5 people in Thailand who taught me what sustainability means

Na Kuh [1].jpg

Last year, I had a great opportunity to visit Plant With Purpose’s program in Northern Thailand. Our participants there aren’t Thai. They’re ethnic minorities, often refugees, who have faced a history of persecution.

They also rely on the surrounding forest for their livelihood and survival. Their ability to manage their ecosystem has been crucial for their ability to create a new future.

This weekend is Earth Day, which makes it a perfect time to share some of their stories. This community helped remind me how important environmental health is for people to thrive.

Na Kuh taught me that living sustainably creates freedom.

Na Kuh can remember a time when the timber industry made it difficult for her community to make their living from the forest. By organizing and learning forest management together, they were able to gain more authority from the Forestry Service.

“We have to protect the forest land by making fabric in the dry season. We plant trees into our forest so we have a community forest committee that walks around to check the forest. When you have good management from local people, the government people won’t come and disrupt you.

My dream is for nobody from this village to have to go out and work outside. We want to work together within the village and help each other. We don’t want to see people have to find outside labor and work like slaves.”

Land of Smiles [4].jpg

Malachi taught me that caring for the Earth means caring for people.

Malachi was born in Huay Lu Luang. As a child, he heard there were big trees in the village, but by the time he was born they were all gone.

Without the forest there would be no people. Our village has an agreement for when we want to harvest firewood, but other communities nearby don’t have a management plan and this leads to trouble

Sustainability is like a good forest. Without a forest, we’d have to buy everything, like people in a city, if you need bamboo, you need to buy. If you need food you need to buy, but we can save up to 90% of our income with what we don’t need to buy. We need support in terms of capacity, knowledge, and education because the world keeps changing Without those, we don’t understand and it’s hard to live with the challenges that are coming.”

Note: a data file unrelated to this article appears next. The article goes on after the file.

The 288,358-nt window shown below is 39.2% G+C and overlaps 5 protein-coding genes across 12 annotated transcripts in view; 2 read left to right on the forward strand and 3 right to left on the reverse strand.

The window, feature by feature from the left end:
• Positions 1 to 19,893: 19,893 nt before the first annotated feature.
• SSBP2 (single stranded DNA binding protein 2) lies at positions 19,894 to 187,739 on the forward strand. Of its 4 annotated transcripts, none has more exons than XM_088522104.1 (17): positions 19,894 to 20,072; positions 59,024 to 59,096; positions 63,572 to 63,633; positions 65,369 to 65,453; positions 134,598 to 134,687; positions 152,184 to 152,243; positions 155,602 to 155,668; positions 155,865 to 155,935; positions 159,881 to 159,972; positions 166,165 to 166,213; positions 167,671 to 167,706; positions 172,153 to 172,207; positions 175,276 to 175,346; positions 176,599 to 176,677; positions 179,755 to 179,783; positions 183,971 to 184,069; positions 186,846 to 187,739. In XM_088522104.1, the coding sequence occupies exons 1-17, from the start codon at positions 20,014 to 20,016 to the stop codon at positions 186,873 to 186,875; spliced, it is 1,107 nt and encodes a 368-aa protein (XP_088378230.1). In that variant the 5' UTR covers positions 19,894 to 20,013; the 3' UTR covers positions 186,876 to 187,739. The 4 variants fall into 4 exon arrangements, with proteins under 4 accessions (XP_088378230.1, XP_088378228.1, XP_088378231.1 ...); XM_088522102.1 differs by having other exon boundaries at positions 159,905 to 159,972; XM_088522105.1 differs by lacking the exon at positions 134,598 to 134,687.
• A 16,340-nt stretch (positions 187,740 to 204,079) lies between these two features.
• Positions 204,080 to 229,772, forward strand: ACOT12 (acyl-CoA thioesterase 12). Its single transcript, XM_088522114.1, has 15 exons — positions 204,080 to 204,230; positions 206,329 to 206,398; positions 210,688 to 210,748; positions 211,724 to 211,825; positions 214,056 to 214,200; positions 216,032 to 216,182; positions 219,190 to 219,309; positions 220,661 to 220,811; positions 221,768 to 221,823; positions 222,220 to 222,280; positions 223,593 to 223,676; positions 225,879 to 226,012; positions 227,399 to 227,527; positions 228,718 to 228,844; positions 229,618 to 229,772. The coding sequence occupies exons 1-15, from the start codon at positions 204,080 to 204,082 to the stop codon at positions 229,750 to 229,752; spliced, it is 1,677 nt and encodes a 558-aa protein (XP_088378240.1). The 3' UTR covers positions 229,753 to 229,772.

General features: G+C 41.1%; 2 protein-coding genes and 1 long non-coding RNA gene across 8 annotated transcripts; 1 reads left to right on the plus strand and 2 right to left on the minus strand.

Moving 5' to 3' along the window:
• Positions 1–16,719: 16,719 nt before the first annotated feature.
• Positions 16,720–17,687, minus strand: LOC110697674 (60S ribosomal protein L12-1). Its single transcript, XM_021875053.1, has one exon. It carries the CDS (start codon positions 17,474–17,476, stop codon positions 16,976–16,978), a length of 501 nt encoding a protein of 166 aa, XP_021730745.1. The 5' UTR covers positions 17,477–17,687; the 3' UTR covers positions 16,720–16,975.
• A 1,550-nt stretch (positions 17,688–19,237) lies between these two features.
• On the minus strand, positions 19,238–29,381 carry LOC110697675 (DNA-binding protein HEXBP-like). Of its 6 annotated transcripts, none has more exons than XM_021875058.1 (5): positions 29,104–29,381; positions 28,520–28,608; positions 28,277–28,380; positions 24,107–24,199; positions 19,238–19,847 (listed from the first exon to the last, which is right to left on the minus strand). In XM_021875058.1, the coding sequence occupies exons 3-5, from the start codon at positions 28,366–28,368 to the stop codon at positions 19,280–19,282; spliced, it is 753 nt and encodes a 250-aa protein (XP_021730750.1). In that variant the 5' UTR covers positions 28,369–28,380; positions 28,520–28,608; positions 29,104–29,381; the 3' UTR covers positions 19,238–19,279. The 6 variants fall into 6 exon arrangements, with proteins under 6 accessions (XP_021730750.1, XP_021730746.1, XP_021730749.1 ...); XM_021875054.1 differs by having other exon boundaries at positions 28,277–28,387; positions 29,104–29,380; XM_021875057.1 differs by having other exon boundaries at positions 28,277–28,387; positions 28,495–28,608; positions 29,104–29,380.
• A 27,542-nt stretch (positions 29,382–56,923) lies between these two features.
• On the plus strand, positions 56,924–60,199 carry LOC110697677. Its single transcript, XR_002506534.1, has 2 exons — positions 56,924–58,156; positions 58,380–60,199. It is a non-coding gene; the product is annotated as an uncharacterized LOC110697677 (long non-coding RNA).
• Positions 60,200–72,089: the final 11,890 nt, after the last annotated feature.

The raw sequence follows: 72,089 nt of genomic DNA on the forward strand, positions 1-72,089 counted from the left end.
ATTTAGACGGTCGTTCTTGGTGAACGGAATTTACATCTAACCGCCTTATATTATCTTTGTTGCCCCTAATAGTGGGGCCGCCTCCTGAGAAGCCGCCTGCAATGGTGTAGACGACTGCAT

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Ja U taught me that living sustainably is the way God intended for us.

Ja U works as an evangelist. He sees caring for the Earth is a spiritual practice.

All is created by God, so you have to protect it and use it in a reasonable way. We need to be talking about where we can use it and how we can protect it. When we start protecting the forest, I think about the water for my rice field. Older people say without forest, you will run out of water and lose your farm. 

The continued involvement of the capacity building meetings. We always have a village representative. God is in the center. Anything we start, we discuss and pray together. Our generation doesn’t know how to read and write, so we always meet and discuss together.”

Li Boh & Ee Ema [3].JPG

Ee Ema taught me that sustainability includes culture and traditions.

Ee Ema’s community of Jah Su Pah was newer to Plant With Purpose’s program. They were still at the early stages of seeing their small village grow out of environmental degradation and poverty.

She let me know that as they developed, they planned to keep the traditions that made their culture unique.

“I am from another village, where I am the daughter of the chief. I am married to my husband. He stayed with us for ten years, then we moved back here to come to this village.

Anyone who can help us is invited to help make that happen. Sustainability is related to culture and traditions, keeping them. He says that sustainability is like when the father passes away, the children remain to carry on the work being done.”

Jah Cho [1].jpg

Jah Cho taught me that sustainability isn’t an act of self-interest, but an act of Love for the generations that come after you.

Jah Cho moved to Thailand from China with his parents at an early age. They have since passed away. He has one son living in Huay Lu Luang, and other children and grandchildren in Bangkok, Chiang Mai, or other cities.

“When we talk about sustainability, we need to talk about the past. If we don’t understand the past, we can’t look at the future. Sustainability means I will pass on land, farmland and cattle, but also knowledge to my children.”

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